Sep 20 12:20 PM | Likes Like |Link to Comment
  • Neuvenge: Dendreon's Treatment For Bladder Cancer [View article]
    McB....You may find this abstract for the program in Stockholm of interest.

    http://bit.ly/qZOFHn
    #7002
    Time to Disease-related Pain After Sipuleucel-T in Asymptomatic Patients With Metastatic Castrate Resistant Prostate Cancer (mCRPC) - Results From 3 Randomized Phase III Trials
    E.J. Small1, C.S. Higano2, P.W. Kantoff3, J.B. Whitmore4, M.W. Frohlich5, D.P. Petrylak6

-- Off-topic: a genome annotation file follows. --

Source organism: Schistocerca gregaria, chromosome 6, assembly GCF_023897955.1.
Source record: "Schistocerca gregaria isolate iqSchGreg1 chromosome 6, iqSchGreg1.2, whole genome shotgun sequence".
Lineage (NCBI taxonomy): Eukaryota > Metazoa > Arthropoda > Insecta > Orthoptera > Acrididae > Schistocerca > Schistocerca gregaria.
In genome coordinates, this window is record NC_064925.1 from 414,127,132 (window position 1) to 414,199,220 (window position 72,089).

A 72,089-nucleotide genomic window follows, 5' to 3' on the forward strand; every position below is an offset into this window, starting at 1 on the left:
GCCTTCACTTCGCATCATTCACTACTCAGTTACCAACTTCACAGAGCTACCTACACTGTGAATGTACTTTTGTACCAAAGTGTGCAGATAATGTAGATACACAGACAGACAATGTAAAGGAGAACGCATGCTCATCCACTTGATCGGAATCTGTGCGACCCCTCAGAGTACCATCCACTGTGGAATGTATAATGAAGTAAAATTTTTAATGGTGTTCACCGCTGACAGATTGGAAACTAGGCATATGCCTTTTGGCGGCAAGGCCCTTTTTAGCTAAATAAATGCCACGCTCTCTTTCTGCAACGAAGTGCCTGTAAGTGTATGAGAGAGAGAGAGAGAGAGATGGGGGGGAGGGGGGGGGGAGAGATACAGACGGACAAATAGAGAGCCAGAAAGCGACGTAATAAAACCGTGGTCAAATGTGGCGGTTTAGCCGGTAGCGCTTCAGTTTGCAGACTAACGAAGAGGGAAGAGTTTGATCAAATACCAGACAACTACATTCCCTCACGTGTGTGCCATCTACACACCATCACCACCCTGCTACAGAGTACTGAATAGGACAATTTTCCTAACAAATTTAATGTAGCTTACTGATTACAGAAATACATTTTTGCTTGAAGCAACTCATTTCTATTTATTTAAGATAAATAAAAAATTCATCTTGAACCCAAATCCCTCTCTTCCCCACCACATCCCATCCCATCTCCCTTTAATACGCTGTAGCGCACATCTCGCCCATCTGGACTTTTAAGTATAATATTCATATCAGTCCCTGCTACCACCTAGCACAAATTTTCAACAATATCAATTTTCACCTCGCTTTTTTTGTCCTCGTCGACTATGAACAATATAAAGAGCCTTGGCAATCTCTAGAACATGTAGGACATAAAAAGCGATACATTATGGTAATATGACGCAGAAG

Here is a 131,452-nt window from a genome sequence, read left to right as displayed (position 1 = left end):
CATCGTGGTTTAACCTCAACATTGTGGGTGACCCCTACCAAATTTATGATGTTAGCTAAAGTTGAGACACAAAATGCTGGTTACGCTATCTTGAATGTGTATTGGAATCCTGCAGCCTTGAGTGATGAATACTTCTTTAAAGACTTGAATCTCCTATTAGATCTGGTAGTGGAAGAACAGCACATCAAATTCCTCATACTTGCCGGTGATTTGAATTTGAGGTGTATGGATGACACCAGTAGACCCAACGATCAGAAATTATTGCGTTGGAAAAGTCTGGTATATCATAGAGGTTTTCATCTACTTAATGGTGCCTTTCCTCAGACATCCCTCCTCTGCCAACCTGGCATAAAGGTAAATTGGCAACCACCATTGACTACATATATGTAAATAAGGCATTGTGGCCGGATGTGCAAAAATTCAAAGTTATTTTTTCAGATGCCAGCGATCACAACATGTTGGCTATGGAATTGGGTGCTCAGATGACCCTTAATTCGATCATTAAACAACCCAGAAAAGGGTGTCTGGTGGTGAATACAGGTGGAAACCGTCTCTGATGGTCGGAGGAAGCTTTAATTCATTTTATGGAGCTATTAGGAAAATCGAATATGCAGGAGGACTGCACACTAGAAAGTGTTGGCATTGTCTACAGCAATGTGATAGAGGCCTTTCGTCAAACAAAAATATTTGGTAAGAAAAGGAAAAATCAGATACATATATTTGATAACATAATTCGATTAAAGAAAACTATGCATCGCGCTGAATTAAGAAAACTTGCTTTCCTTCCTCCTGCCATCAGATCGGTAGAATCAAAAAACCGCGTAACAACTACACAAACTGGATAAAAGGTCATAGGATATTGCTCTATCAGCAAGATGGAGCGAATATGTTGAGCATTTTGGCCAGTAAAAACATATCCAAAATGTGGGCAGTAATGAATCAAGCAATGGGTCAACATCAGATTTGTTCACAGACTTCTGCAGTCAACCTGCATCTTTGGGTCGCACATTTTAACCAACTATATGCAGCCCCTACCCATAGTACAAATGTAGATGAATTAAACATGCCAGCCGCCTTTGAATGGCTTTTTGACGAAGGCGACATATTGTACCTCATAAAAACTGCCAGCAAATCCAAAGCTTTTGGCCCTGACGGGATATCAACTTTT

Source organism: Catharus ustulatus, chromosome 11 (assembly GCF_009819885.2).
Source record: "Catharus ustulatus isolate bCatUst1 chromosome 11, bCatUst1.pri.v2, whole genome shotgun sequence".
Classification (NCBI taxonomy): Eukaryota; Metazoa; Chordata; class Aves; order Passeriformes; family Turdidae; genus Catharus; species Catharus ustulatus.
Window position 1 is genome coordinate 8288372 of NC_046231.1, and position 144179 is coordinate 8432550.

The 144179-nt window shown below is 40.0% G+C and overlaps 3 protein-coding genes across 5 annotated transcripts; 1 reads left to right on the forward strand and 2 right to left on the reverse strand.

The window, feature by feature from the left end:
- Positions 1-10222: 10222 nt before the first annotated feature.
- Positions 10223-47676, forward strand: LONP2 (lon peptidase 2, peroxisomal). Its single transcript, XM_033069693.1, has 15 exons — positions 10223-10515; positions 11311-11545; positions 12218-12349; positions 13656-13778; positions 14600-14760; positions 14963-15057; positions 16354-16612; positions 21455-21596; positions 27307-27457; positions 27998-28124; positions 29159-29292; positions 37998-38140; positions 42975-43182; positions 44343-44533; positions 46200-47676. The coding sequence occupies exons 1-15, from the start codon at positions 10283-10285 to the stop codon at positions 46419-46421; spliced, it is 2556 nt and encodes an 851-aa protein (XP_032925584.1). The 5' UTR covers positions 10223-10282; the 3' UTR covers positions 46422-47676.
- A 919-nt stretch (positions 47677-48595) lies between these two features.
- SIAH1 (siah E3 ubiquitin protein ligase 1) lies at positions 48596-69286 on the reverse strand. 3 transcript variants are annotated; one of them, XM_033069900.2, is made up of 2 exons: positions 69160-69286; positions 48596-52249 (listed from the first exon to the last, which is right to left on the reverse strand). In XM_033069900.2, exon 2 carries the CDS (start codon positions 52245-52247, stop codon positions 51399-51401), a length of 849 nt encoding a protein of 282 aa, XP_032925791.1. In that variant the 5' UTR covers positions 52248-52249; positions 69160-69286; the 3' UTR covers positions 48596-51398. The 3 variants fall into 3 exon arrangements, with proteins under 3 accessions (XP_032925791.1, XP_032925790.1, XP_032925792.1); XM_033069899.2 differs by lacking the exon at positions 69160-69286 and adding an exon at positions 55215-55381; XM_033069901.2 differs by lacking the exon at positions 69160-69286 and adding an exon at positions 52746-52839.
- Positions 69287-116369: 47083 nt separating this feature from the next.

1UCSF Comprehensive Cancer Center, Urologic Oncology, San Francisco CA, USA ; 2University of Washington, Medical Oncology, Seattle, USA ; 3Dana-Farber Cancer Institute, Division of Solid Tumor Oncology, Boston, USA ; 4Dendreon Corporation, Biometrics, Seattle, USA ; 5Dendreon Corporation, Clinical Affairs, Seattle, USA ; 6Columbia University Medical Center, Division of Hematology Oncology, New York, USA
    Abstract
    Background: Sipuleucel-T, an FDA-approved therapy for men with asymptomatic or minimally symptomatic mCRPC, has a demonstrated survival benefit. In addition to survival data, 3 completed Phase III, randomized, controlled trials sponsored by Dendreon Corp. also collected data on time to disease-related pain (TDRP).